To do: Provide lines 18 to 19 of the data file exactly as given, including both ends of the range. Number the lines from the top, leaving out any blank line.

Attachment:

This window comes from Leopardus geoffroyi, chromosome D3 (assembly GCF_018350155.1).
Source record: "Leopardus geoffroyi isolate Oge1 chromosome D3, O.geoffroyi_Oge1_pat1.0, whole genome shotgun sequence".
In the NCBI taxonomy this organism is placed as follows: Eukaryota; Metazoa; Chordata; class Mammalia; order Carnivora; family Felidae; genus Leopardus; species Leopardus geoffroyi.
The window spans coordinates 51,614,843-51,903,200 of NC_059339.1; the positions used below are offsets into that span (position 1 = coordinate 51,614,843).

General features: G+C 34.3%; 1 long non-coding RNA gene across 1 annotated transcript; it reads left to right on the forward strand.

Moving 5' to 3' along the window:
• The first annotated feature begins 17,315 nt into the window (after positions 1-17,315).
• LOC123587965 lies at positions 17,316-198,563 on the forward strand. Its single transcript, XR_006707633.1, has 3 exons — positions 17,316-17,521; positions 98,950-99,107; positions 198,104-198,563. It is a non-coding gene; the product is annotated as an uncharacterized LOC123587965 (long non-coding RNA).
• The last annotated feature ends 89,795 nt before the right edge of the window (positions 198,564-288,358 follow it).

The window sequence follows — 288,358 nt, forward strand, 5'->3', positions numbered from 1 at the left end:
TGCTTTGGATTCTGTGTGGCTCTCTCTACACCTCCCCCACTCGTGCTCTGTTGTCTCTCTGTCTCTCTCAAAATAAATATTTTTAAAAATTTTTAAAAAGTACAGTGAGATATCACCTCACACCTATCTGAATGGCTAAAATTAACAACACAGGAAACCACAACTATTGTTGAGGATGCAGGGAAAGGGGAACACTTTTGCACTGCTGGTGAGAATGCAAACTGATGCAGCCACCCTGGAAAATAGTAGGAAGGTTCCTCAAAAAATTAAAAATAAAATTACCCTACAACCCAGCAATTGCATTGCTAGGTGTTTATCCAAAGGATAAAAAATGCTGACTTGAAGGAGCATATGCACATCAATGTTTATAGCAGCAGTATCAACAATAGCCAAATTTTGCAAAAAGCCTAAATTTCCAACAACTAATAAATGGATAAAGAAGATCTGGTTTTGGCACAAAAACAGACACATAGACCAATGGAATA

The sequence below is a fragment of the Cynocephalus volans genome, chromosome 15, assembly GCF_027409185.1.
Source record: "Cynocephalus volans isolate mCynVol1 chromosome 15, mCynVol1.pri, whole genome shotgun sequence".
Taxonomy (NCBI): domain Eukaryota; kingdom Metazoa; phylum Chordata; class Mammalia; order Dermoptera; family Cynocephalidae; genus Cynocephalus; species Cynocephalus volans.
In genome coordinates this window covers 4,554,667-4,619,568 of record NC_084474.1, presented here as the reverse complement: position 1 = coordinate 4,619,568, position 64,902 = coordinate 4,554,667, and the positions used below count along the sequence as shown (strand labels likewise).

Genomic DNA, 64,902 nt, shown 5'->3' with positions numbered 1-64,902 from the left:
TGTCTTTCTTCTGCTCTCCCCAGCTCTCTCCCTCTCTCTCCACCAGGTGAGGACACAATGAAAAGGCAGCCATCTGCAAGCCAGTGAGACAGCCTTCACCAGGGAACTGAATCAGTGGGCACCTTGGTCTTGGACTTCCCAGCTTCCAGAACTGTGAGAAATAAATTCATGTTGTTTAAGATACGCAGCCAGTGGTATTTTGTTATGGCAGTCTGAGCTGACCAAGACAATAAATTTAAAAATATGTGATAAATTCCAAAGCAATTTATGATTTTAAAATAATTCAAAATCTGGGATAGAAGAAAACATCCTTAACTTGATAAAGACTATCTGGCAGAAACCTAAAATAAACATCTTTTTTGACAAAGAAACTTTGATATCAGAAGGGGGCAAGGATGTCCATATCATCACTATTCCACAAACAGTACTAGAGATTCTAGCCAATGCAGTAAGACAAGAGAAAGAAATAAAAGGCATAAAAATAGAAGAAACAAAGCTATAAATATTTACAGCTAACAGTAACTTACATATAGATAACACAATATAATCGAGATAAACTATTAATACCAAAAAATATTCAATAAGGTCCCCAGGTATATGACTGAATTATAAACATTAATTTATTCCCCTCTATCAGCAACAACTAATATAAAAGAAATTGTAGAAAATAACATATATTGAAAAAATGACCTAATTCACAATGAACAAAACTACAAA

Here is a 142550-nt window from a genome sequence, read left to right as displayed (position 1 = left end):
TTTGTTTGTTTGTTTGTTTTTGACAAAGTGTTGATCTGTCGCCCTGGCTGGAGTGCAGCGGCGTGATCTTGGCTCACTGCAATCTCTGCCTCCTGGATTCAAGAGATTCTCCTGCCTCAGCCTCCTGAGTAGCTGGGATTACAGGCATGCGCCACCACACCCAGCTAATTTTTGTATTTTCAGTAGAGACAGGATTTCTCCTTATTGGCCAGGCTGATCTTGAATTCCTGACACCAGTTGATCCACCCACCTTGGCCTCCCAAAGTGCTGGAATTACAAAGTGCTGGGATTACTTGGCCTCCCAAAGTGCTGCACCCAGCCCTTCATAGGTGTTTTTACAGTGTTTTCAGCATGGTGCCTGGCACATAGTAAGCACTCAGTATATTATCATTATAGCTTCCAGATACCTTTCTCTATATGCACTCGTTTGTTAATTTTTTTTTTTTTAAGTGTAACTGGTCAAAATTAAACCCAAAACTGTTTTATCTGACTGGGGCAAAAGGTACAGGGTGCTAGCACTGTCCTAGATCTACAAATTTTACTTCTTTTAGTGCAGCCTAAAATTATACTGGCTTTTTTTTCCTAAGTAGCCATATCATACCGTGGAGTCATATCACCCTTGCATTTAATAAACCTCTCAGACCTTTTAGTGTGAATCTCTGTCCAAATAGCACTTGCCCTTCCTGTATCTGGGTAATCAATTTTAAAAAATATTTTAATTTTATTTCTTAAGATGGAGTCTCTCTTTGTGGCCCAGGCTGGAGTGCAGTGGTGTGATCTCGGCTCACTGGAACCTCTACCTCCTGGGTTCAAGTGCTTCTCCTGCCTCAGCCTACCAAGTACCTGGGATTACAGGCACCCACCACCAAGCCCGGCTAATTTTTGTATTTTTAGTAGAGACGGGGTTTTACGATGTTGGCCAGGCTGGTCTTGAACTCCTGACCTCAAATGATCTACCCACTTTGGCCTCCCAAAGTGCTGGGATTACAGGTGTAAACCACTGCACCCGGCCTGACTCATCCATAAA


Here is a 142550-nt window from a genome sequence, read left to right as displayed (position 1 = left end):
TTTGTTTGTTTGTTTGTTTTTGACAAAGTGTTGATCTGTCGCCCTGGCTGGAGTGCAGCGGCGTGATCTTGGCTCACTGCAATCTCTGCCTCCTGGATTCAAGAGATTCTCCTGCCTCAGCCTCCTGAGTAGCTGGGATTACAGGCATGCGCCACCACACCCAGCTAATTTTTGTATTTTCAGTAGAGACAGGATTTCTCCTTATTGGCCAGGCTGATCTTGAATTCCTGACACCAGTTGATCCACCCACCTTGGCCTCCCAAAGTGCTGGAATTACAAAGTGCTGGGATTACTTGGCCTCCCAAAGTGCTGCACCCAGCCCTTCATAGGTGTTTTTACAGTGTTTTCAGCATGGTGCCTGGCACATAGTAAGCACTCAGTATATTATCATTATAGCTTCCAGATACCTTTCTCTATATGCACTCGTTTGTTAATTTTTTTTTTTTTAAGTGTAACTGGTCAAAATTAAACCCAAAACTGTTTTATCTGACTGGGGCAAAAGGTACAGGGTGCTAGCACTGTCCTAGATCTACAAATTTTACTTCTTTTAGTGCAGCCTAAAATTATACTGGCTTTTTTTTCCTAAGTAGCCATATCATACCGTGGAGTCATATCACCCTTGCATTTAATAAACCTCTCAGACCTTTTAGTGTGAATCTCTGTCCAAATAGCACTTGCCCTTCCTGTATCTGGGTAATCAATTTTAAAAAATATTTTAATTTTATTTCTTAAGATGGAGTCTCTCTTTGTGGCCCAGGCTGGAGTGCAGTGGTGTGATCTCGGCTCACTGGAACCTCTACCTCCTGGGTTCAAGTGCTTCTCCTGCCTCAGCCTACCAAGTACCTGGGATTACAGGCACCCACCACCAAGCCCGGCTAATTTTTGTATTTTTAGTAGAGACGGGGTTTTACGATGTTGGCCAGGCTGGTCTTGAACTCCTGACCTCAAATGATCTACCCACTTTGGCCTCCCAAAGTGCTGGGATTACAGGTGTAAACCACTGCACCCGGCCTGACTCATCCATAAA